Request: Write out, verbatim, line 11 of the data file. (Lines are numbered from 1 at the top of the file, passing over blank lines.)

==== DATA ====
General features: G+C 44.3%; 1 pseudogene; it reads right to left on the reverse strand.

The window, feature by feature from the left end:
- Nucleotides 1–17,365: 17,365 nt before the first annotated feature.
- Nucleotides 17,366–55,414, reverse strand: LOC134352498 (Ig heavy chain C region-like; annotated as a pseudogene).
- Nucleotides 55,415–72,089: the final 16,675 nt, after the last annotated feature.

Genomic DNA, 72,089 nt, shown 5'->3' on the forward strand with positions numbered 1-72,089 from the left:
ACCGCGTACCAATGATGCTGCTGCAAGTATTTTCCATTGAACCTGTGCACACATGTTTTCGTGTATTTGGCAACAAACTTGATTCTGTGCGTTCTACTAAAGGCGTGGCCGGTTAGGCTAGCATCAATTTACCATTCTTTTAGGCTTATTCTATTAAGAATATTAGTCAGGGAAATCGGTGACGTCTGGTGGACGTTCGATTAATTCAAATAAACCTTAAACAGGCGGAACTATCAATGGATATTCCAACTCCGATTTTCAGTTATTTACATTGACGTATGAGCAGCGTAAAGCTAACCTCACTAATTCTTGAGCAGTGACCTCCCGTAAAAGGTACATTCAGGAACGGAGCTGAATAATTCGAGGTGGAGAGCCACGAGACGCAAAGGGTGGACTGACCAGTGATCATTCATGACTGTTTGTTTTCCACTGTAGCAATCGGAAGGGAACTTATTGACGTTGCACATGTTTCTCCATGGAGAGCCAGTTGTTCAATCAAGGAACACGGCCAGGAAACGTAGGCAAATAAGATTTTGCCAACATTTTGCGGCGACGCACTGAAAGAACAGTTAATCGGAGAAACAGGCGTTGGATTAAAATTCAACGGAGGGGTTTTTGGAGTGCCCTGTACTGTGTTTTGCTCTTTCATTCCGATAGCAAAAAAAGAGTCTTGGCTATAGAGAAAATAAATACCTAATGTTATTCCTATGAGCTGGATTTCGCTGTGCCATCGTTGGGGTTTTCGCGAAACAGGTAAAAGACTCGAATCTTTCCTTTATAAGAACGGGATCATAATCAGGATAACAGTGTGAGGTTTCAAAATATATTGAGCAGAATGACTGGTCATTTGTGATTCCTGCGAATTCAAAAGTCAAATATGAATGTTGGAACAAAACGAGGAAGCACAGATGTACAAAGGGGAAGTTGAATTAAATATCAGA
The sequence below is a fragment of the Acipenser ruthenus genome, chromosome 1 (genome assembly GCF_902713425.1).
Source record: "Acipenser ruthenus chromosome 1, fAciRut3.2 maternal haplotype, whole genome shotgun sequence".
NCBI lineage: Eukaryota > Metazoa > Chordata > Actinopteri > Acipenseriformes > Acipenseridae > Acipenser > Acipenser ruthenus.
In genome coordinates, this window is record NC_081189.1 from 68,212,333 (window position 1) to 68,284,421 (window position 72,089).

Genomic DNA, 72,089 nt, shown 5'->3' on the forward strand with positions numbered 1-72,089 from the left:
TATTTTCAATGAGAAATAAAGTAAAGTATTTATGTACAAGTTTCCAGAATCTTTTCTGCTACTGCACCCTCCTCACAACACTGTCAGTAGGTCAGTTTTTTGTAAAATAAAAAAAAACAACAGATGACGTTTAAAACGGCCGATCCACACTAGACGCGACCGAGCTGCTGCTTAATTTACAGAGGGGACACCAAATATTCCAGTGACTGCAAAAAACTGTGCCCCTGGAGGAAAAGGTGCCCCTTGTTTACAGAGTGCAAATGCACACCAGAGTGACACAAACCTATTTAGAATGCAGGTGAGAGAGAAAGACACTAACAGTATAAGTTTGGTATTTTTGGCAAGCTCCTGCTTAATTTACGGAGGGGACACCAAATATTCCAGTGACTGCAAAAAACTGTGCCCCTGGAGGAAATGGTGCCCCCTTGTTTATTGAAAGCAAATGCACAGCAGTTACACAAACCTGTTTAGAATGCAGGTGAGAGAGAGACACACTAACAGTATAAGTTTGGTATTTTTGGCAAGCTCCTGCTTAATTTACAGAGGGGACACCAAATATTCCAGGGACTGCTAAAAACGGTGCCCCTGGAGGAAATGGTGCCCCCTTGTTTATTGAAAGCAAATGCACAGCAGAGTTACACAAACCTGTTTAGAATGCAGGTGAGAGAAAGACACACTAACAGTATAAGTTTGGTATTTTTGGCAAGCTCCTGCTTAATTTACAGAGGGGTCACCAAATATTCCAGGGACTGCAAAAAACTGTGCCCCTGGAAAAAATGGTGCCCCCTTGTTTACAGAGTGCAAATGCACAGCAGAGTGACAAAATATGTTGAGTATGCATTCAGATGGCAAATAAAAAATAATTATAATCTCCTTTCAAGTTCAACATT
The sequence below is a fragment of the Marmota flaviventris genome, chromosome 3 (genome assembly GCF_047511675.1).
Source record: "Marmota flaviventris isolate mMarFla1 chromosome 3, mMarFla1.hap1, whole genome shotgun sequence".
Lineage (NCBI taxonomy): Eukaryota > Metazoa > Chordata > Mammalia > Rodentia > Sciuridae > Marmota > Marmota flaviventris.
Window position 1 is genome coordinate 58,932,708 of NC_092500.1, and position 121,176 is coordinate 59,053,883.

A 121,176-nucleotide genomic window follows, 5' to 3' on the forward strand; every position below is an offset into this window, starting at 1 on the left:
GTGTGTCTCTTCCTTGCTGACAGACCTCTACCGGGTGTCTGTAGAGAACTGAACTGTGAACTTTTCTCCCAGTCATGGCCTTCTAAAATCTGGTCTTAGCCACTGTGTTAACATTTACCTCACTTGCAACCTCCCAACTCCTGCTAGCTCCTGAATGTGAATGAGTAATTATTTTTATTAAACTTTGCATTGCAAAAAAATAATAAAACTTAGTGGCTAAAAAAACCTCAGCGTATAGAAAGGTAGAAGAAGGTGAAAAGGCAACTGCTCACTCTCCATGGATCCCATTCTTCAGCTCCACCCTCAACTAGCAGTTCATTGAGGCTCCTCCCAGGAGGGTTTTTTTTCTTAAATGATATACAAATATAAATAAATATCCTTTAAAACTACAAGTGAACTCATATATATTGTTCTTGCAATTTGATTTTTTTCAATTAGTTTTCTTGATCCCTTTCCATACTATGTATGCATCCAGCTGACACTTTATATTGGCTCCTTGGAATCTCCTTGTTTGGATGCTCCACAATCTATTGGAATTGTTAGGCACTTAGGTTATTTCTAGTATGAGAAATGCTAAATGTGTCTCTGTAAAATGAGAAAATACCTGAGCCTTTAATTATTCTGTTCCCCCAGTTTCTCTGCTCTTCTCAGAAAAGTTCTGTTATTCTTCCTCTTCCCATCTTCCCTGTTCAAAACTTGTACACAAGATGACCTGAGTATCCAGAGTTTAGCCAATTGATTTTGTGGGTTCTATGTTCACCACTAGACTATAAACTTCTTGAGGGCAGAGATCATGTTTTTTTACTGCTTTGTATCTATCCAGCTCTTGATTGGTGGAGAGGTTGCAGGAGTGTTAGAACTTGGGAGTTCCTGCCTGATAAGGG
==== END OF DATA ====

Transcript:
In genome coordinates, this window is record NC_081189.1 from 68,212,333 (window position 1) to 68,284,421 (window position 72,089).